Corporal Allen Kendrick with the Bibb County Sheriff's Office says with nearly 30 gangs in Bibb County, we have a problem.
"What do you think the point of being in a gang is?," our Chelsea Beimfohr asked 17-year-old Bibb resident Savion Wright.
"I have no idea. People always ask me, 'Do you want to continue living on Houston Avenue?' No, I do not, but I do want to see my community get better," says Wright.
It's a community that Kendrick says has nearly 600 active gang members throughout the county.
"We're doing our best to curb the situation with the gang problem here in Macon," says Kendrick.
At just 17 years old, Wright says he's already been approached to join a gang several times, but refused.
"God put me on this Earth for a reason and that's just to keep motivating and encouraging others and keep focused and finish school. A gang is not going to do anything for you," says Wright.
But other kids that refuse to join a gang aren't always as lucky.
In September, a video of a 14-year-old Bibb County boy getting beaten up, allegedly by members of a local gang, sparked a conversation online and in our newsroom at 13WMAZ. How does gang recruitment work, and just how young does it start?
"That's the time when your parents want you to start maturing on your own, so that's basically the age that it just really starts at," says Wright about 14-year-old Roseman.
But Kendrick says gang recruitment can start much earlier than they teenage years.
"The youngest I've seen is 8 years old, and recruitment can start in elementary school," says Kendrick.
He says when kids are young, they are typically recruited by word of mouth and by people they know, but as they grow slightly older, gangs take to social media, oftentimes posting bribes.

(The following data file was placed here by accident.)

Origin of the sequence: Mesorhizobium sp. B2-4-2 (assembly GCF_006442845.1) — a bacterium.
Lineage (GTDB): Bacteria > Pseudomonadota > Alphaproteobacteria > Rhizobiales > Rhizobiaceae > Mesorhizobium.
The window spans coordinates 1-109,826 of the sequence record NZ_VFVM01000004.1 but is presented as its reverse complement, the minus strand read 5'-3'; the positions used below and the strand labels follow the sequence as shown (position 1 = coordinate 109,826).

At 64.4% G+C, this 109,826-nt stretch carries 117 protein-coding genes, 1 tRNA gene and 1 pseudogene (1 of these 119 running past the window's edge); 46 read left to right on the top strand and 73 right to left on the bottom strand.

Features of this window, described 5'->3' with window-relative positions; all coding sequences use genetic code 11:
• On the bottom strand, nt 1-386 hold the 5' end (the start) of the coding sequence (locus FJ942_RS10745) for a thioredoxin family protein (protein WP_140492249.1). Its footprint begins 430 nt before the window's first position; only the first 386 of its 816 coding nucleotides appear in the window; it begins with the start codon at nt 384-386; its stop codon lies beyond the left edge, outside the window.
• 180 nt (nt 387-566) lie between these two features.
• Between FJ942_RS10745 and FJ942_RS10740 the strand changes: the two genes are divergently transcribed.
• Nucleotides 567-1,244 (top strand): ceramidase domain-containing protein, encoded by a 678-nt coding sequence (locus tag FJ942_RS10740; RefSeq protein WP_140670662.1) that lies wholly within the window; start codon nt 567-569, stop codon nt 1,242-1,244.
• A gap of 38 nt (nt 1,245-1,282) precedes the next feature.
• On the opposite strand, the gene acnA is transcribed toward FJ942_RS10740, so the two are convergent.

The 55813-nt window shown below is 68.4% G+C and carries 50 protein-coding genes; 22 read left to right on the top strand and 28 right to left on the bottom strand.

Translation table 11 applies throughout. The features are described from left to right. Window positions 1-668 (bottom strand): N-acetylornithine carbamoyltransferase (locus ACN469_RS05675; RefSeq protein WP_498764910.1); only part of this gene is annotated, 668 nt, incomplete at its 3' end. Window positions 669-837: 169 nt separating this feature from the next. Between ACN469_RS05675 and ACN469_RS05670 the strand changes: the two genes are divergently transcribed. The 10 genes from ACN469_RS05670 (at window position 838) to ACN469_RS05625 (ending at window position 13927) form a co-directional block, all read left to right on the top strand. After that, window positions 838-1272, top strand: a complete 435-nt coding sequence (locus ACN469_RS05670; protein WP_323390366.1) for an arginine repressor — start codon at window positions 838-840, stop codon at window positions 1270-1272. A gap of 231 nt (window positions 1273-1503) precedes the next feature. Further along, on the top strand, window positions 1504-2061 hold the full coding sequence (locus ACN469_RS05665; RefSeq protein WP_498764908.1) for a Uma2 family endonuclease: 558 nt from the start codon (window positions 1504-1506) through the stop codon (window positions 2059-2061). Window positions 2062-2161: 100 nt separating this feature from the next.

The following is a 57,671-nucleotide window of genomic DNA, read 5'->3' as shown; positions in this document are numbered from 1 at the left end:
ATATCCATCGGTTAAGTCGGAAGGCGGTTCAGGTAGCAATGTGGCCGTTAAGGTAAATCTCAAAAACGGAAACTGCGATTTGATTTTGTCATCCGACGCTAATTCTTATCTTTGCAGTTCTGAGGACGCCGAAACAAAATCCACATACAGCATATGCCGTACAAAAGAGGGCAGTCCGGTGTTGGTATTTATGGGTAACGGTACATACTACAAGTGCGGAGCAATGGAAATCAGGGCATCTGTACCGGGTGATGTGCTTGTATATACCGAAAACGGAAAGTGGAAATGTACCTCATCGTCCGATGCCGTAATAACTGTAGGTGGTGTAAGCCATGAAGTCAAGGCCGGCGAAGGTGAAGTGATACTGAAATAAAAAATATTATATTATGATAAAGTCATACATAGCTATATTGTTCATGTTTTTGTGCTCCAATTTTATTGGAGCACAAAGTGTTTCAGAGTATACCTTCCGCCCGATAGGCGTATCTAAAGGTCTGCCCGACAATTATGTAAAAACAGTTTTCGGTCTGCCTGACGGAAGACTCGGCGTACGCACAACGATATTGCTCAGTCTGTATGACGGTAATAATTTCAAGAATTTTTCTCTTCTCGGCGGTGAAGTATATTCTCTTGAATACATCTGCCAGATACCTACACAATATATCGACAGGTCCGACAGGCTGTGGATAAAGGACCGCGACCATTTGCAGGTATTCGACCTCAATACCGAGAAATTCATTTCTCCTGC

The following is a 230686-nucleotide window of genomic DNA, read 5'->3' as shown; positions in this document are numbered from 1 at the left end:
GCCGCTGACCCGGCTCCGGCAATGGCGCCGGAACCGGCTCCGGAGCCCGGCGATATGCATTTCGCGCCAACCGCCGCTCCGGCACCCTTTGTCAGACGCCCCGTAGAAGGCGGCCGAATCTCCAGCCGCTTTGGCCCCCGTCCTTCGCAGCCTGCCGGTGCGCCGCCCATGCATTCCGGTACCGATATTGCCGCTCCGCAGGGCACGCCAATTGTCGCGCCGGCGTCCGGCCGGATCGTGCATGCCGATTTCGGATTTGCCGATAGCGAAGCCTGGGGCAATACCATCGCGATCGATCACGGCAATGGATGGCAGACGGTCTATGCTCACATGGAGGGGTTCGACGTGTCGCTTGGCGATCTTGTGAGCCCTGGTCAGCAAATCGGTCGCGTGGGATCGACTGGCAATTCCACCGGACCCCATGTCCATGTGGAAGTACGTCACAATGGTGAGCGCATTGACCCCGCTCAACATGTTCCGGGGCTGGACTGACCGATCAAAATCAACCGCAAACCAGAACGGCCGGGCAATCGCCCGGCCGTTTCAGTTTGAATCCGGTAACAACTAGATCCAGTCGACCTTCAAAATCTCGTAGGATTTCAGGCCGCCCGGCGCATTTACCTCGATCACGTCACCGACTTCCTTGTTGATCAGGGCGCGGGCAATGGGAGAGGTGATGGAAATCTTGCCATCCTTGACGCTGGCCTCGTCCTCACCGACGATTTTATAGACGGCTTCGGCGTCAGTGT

"A lot of times, it's money -- anything that may entice someone or influence someone to join a gang, sometimes it's weapons, guns... several things," says Kendrick.
Wright says he's been exposed to this type of behavior for years, but he prefers to "do his own thing." He says he is a leader and has chosen a different path than most of his peers.
He attends Ray Rover's Street to Success program weekly, where the philosophy is to keep kids and teens busy in order to keep them out of trouble.
"If you become successful coming out of these streets, then you got something more than anyone else does... and that's grit," says Ray Rover.
Wright tells me that he's leaving to join the Air Force in July and attributes his success to his positive choices made in a rough neighborhood
"You don't have to fit in. You were born to stand out. God only made one of you," says Wright.
When asked about where most gang activity is seen in Bibb County, Kendrick declined to answer, explaining that he doesn't want to give any extra attention and glorification to these groups.
Kendrick encourages young kids and teens to talk to parents, coaches, pastors, and law enforcement if they are being encouraged to join a gang. He says there is always an alternative.